We may be quick to dismiss James and John and their swift response to the question of their lord as he asks “ Are you able to drink of the cup I drink and be baptised with the Baptism I am baptised with”

We, especially with hindsight, might be tempted to judge their response as foolhardy and not thought out. For Jesus has just told them what awaits him in Jerusalem in the preceding verses of the gospel.

Jesus has just told them that the cup that is to be held out to him contains a bitter and deadly draft. But these two disciples accept without question.

However what in fact the two disciples reveal is a quality that is worth striving for, an obedience and desire to accept what ever it takes to follow their Lord. And in the light of their response we need to ask ourselves
Could we, would we, accept the cup and baptism of Jesus if we were looking at the suffering humiliation and death that Jesus was looking at?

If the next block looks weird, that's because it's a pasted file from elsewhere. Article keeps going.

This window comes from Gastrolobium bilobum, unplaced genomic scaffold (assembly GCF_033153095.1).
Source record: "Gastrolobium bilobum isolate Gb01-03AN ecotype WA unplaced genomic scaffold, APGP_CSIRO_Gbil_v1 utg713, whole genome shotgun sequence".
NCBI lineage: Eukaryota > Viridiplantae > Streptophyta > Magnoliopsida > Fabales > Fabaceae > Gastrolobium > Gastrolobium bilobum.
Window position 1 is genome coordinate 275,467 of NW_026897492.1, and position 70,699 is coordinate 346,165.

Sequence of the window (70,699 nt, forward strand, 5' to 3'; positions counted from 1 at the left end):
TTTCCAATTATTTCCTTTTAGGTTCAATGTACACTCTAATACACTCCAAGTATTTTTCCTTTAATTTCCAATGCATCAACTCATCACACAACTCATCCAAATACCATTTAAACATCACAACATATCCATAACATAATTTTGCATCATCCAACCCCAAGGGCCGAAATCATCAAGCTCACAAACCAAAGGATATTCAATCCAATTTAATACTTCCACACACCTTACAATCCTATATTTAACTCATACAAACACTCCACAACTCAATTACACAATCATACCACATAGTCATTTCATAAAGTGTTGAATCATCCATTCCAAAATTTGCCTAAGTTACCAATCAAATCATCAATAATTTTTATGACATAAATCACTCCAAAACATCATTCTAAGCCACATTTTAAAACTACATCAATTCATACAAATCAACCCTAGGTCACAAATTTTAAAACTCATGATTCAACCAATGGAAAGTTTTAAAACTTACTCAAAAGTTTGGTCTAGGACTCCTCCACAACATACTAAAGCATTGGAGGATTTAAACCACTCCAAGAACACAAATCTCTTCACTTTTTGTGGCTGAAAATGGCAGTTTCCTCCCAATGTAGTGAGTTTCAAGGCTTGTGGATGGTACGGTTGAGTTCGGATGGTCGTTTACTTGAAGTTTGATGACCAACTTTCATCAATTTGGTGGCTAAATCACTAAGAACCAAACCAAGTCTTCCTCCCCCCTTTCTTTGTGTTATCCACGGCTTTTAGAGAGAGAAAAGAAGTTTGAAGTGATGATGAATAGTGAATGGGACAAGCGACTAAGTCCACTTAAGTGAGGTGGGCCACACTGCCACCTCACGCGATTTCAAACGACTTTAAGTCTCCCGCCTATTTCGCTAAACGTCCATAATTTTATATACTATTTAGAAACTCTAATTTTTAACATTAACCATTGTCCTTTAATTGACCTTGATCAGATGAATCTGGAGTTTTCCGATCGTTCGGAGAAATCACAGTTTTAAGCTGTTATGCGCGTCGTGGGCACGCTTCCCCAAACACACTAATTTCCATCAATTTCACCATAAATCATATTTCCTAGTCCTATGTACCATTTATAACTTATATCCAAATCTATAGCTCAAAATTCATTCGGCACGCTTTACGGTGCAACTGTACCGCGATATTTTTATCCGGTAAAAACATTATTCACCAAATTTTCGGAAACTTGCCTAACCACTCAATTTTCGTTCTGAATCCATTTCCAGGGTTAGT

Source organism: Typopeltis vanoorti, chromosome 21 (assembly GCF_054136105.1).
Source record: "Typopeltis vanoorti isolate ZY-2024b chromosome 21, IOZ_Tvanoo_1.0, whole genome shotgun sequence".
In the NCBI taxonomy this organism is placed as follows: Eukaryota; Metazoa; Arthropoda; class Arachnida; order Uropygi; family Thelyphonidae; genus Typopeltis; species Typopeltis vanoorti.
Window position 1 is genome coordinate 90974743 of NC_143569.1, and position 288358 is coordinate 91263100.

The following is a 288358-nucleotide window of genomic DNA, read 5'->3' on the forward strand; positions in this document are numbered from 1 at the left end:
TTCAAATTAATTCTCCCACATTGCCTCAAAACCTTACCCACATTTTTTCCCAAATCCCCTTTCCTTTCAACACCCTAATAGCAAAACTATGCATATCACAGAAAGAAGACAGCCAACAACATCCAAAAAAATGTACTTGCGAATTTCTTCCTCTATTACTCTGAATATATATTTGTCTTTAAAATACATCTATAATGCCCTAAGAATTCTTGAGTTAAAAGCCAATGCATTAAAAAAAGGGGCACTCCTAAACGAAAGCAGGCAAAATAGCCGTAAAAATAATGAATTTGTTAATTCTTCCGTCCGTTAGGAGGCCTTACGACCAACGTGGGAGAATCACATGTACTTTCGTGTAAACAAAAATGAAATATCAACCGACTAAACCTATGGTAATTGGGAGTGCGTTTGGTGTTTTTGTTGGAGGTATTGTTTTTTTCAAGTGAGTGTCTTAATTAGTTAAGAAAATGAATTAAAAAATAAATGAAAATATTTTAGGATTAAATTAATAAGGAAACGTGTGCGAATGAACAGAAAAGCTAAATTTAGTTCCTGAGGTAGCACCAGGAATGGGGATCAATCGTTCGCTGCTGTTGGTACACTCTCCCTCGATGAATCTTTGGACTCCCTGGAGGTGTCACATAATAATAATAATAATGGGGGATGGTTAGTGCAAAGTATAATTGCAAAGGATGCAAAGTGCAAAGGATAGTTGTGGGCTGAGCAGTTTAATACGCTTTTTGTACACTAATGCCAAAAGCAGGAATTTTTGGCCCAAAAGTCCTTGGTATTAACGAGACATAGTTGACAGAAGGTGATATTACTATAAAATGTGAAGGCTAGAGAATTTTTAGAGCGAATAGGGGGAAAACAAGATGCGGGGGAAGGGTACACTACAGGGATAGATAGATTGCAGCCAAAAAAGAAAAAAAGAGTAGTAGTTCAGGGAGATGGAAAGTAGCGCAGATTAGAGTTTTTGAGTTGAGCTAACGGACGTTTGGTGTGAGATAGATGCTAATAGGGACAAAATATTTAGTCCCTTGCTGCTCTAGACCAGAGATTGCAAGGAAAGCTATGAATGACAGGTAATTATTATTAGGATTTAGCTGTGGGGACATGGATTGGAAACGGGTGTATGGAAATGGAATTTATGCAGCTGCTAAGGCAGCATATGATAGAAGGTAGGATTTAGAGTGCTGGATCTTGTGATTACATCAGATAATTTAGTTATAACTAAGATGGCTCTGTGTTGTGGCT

“ You will Drink the cup I drink and be baptised with the baptism I am baptised with” replies Jesus to you and me who dare to accept him as our Lord and who risk everything to follow him.
Although Jesus is unable to grant James and John a place at his side, These places belong to those whom they have been prepared”: Jesus is able to assure them, and you and me, that should we drink of the cup He drinks we will not be left drinking on our own.

As we think of the terrible violence in Syria and once again erupting in Israel/Palestine with 17 killed last week  

As we are reminded all over again of the mindless and senseless loss of life on our streets as a 17 year old was stabbed to death in West London yesterday

As we worry about what is ahead of us this week in our own lives

Let us place our hope and faith in God through his Son Jesus Christ who is our servant king and who calls us now to follow him, and bring our lives to him - as a daily offering.

Let us pray

Oh people, you shall not drown in your tears
But tears shall bathe your wounds

Oh people, you shall not die from hunger
But hunger shall feed your souls.

Oh people, you are not weak in your suffering
But strong and brave with knowing

Oh people, If you have known struggle
Only then are you capable of loving.

Oh people, be aware of the love you have

Let not your tears submerge it
Let not your hunger eat it
Let not your suffering destroy it

Oh people, bitterness does not replace a grain of love
Let us be awake in our love.

Monday, 12 October 2015